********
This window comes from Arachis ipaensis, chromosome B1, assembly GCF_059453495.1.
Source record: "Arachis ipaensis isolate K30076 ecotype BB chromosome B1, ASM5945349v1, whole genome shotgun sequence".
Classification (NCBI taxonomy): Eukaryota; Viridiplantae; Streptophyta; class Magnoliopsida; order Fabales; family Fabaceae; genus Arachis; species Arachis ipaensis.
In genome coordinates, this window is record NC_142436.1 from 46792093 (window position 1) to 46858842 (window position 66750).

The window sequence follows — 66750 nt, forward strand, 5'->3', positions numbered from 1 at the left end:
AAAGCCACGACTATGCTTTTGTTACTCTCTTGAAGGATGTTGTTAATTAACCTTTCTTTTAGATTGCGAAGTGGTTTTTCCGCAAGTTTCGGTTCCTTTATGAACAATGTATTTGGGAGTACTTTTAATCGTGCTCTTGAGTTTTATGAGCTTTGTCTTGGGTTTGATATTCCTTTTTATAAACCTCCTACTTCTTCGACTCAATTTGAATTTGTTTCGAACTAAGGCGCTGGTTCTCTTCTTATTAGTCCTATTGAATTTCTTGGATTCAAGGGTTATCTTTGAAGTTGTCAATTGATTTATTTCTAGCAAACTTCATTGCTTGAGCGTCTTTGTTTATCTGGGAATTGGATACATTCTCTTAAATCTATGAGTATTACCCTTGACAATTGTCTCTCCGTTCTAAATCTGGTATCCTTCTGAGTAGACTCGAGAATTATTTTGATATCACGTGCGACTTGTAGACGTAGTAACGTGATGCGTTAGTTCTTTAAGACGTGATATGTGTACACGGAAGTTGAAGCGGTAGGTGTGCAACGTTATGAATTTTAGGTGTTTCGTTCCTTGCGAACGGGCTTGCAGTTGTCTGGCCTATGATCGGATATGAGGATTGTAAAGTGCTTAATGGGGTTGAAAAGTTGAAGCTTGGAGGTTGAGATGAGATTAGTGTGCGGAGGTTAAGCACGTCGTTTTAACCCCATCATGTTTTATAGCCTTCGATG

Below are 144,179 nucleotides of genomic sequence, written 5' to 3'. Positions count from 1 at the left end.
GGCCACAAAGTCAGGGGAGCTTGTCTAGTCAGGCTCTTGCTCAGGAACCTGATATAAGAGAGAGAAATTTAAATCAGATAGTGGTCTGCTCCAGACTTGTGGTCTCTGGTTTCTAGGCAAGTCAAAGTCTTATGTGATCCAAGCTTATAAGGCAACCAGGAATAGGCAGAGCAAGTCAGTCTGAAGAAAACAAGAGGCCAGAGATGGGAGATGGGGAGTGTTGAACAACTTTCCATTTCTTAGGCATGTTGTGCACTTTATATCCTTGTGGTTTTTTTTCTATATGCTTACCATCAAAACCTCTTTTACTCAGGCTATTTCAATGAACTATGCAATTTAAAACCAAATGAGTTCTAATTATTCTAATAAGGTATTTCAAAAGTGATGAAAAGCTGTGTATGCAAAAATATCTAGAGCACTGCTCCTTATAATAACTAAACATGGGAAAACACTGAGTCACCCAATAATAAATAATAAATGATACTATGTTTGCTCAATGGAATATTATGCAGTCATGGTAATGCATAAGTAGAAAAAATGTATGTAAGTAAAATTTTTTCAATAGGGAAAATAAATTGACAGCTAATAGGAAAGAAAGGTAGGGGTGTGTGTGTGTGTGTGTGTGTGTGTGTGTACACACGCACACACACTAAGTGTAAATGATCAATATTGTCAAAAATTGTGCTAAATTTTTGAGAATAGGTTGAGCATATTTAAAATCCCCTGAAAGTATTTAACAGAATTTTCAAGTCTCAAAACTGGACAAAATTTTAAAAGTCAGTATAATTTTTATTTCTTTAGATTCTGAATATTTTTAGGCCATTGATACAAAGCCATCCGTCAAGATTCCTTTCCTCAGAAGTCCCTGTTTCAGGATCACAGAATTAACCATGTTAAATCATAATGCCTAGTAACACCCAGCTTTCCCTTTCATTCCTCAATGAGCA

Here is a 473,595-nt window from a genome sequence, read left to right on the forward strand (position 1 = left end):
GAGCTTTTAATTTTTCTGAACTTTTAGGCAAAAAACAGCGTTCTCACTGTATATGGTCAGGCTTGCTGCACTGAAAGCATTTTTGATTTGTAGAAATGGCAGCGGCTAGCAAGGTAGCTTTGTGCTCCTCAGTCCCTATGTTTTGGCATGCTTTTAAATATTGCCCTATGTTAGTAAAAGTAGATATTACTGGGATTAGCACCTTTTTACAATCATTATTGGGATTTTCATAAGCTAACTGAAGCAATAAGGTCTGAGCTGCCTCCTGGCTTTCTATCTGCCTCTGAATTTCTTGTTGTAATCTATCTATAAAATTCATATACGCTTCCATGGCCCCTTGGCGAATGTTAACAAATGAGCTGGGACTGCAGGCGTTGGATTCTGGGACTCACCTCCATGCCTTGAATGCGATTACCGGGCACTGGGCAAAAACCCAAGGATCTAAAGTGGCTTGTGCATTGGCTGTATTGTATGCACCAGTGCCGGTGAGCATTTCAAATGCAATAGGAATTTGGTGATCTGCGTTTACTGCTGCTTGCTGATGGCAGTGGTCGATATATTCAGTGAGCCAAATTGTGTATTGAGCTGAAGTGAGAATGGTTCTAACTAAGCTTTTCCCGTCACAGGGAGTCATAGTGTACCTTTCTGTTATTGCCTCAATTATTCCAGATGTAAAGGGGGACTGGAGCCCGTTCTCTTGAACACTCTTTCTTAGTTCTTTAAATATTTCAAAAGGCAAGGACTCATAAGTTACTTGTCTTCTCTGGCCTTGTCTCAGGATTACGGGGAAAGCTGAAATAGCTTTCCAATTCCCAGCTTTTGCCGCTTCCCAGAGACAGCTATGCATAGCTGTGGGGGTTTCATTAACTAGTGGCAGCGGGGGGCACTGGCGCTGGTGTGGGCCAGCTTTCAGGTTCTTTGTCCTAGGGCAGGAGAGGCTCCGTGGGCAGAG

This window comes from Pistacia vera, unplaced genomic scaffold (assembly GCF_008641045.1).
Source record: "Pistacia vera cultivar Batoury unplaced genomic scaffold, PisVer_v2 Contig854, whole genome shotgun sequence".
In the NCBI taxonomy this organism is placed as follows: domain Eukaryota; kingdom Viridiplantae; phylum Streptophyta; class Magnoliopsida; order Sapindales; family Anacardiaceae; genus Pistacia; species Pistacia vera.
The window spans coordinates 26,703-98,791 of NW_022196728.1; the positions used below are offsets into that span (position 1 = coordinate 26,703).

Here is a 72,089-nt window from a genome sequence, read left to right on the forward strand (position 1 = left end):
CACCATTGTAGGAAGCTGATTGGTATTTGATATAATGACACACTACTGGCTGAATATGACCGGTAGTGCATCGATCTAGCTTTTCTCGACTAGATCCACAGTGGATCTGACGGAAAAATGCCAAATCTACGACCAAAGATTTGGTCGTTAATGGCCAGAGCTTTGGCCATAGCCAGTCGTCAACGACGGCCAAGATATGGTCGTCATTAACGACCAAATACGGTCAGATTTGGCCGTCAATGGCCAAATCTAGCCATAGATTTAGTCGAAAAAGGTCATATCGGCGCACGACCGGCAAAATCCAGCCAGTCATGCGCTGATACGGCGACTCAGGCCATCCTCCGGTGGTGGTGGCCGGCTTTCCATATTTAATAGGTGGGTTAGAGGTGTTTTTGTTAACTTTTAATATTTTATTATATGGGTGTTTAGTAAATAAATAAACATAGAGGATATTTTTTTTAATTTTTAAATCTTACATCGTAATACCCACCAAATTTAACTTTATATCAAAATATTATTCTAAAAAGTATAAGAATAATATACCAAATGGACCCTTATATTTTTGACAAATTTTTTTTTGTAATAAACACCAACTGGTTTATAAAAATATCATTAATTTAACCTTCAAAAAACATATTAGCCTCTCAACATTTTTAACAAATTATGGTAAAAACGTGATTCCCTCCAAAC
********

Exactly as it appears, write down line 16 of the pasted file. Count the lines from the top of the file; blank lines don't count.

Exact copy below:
CACCATTGTAGGAAGCTGATTGGTATTTGATATAATGACACACTACTGGCTGAATATGACCGGTAGTGCATCGATCTAGCTTTTCTCGACTAGATCCACAGTGGATCTGACGGAAAAATGCCAAATCTACGACCAAAGATTTGGTCGTTAATGGCCAGAGCTTTGGCCATAGCCAGTCGTCAACGACGGCCAAGATATGGTCGTCATTAACGACCAAATACGGTCAGATTTGGCCGTCAATGGCCAAATCTAGCCATAGATTTAGTCGAAAAAGGTCATATCGGCGCACGACCGGCAAAATCCAGCCAGTCATGCGCTGATACGGCGACTCAGGCCATCCTCCGGTGGTGGTGGCCGGCTTTCCATATTTAATAGGTGGGTTAGAGGTGTTTTTGTTAACTTTTAATATTTTATTATATGGGTGTTTAGTAAATAAATAAACATAGAGGATATTTTTTTTAATTTTTAAATCTTACATCGTAATACCCACCAAATTTAACTTTATATCAAAATATTATTCTAAAAAGTATAAGAATAATATACCAAATGGACCCTTATATTTTTGACAAATTTTTTTTTGTAATAAACACCAACTGGTTTATAAAAATATCATTAATTTAACCTTCAAAAAACATATTAGCCTCTCAACATTTTTAACAAATTATGGTAAAAACGTGATTCCCTCCAAAC